Q: Was any part of the book more difficult to write than the rest of it?

A: Yes. The part where they teenagers escape from the church I had to re-write a few times. I found the timings confusing, I was worried I'd made it overly complex and the reader might be irritated.

I needed it to be fast and exciting but I kept getting bogged down with who was where, with who and what did they see, and who heard which gunshot and what car was she in and etc.

Q: Are you writing a sequel to HAV3N?

A: There is no sequel currently planned. The book was always intended to be a one-off. I'm writing another book at the moment, in a similar genre but not with the same characters.

Having said that I do have some ideas about what might happen to the HAV3N teenagers next. Once you create a character they do tend to live on in your head, so the door to that world is not entirely closed.

Q: Why do you write for teenagers?

A: I think most YA authors would agree there's more freedom writing for this age group. I feel able to tackle big questions without necessarily needing all the answers!

I read voraciously as a teenager and now I'm trying to write the kind of books I'd have loved 25 years ago.

Q: Do you have a day job?

A: Yes, I work in publishing. I'm a Production Manager at Hachette Children's Books.

Q: Where do you write?

A: On the train. During my commute. With people coughing all around me. I plug my earphones in, put on whatever album I'm enjoying at the moment and lose myself in my writing for the hour or so it takes me to get into London.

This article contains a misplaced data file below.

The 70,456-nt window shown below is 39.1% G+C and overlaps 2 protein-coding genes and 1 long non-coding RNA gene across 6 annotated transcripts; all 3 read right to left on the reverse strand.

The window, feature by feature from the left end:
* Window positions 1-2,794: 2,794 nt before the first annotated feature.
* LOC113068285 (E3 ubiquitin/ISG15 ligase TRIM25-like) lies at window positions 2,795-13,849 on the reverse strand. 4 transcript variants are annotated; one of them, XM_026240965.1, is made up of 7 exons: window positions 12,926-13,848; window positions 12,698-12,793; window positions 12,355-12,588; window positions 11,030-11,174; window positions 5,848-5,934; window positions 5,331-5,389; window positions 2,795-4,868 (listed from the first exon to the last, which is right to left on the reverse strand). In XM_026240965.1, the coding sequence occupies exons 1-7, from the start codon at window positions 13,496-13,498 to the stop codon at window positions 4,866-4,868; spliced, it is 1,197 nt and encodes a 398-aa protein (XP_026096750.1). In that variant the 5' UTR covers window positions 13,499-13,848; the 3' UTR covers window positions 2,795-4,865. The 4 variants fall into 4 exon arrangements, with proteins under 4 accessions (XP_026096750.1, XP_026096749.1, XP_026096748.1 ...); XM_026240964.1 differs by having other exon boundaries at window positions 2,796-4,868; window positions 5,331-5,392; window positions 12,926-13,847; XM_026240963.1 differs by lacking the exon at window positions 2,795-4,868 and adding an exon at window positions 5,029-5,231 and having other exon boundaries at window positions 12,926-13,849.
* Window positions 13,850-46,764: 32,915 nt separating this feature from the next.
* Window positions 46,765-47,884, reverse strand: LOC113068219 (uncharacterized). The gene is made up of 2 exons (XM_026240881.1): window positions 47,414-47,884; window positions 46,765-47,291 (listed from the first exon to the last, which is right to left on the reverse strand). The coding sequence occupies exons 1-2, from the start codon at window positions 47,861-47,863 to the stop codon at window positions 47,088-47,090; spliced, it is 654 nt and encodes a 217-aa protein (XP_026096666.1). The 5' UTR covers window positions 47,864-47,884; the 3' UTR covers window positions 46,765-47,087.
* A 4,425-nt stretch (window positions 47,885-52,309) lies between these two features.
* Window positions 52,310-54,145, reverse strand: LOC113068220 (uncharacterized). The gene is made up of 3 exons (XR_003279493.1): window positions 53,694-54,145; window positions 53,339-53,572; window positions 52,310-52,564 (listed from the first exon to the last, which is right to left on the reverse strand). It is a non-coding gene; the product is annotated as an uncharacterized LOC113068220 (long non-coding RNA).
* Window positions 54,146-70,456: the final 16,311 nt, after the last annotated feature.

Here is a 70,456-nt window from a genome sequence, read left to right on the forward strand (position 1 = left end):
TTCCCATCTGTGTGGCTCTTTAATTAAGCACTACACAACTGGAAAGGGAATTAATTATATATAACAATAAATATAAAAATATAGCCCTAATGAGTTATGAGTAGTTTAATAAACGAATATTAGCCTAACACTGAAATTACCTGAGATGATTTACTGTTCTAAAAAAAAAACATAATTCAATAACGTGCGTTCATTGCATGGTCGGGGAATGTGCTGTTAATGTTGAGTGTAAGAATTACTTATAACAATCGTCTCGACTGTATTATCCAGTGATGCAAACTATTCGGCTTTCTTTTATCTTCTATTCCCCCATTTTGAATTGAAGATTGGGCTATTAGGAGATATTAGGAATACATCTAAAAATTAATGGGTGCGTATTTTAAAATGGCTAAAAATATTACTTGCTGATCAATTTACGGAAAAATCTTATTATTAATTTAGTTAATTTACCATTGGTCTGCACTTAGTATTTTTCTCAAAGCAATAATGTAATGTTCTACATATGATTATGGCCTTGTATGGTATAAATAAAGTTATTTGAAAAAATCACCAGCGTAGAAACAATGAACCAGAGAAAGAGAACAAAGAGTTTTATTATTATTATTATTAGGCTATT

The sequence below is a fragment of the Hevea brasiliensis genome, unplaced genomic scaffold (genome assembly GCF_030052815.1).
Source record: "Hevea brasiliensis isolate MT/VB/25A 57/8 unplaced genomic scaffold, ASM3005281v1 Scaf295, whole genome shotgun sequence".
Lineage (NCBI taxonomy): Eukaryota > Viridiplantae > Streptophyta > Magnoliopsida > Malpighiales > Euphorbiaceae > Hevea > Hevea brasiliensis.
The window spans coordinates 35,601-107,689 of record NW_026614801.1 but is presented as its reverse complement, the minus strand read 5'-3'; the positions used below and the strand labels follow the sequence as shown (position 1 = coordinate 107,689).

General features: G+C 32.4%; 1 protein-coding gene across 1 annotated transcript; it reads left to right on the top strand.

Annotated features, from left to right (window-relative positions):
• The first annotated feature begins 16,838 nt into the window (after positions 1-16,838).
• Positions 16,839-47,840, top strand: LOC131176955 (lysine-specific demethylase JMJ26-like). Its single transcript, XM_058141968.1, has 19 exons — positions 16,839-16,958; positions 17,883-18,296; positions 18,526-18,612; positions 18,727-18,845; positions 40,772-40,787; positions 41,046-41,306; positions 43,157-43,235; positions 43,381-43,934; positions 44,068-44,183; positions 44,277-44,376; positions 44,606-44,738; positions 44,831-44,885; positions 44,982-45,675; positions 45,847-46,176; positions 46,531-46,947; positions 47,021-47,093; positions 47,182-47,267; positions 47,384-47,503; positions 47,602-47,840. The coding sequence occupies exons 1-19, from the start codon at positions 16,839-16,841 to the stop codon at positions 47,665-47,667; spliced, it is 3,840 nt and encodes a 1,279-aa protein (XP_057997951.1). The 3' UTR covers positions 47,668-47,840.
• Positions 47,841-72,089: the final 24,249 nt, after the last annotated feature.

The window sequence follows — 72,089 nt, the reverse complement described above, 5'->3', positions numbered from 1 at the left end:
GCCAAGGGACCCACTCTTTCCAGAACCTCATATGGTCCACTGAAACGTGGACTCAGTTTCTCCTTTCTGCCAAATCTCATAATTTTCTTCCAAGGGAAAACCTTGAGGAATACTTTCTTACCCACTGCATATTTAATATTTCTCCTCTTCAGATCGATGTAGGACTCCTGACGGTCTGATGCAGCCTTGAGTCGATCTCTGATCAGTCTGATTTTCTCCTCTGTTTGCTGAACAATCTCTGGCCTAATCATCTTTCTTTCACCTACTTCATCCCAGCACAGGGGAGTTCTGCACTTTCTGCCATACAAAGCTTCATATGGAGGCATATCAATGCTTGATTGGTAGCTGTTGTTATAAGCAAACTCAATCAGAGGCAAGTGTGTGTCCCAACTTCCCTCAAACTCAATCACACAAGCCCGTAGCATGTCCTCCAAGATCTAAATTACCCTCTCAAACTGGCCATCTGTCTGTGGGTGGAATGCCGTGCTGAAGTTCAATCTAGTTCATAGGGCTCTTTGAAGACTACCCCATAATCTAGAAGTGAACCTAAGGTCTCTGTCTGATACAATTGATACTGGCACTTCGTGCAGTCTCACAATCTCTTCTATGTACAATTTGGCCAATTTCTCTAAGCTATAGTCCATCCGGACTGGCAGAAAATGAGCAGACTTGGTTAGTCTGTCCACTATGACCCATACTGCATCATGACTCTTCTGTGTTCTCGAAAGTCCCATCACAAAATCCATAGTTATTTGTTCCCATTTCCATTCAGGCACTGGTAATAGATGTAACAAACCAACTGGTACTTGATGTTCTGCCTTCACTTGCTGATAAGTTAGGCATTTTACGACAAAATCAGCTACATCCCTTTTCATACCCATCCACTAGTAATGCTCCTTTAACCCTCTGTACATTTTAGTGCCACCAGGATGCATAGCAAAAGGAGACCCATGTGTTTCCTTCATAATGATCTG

People raise an eyebrow when I tell them this, but It works perfectly for me. I think if I ever quit work and became a full-time writer, I'd still need to get on the train every day just to get some work done.

Q: What do you do to relax?

A: I have three young children so I'm rarely allowed to entirely relax, but I sometimes get away to play cricket, or football. Then there are the all-night poker sessions with my friends every couple of months...

Q: Any tips for budding writers?

A: Don't put all your eggs in one basket. Try different styles. Try writing for different age groups.

Brainstorm, on your own or with friends, come up with mad ideas and don't be afraid to drop them or change them or mix them up.

Try writing a story backwards. Think of a clever title then write the story to fit. Have fun with it.

Above all be patient and enjoy writing as an end in itself. If you gain success or acclaim, then that's a bonus, but first of all write for yourself.

Q: Where can we find out more about you and HAV3N?

A: Thanks for the opportunity to talk about myself and HAV3N. I'm on Twitter @tomeaston or check out the book's page on Facebook at You can also check out my blog at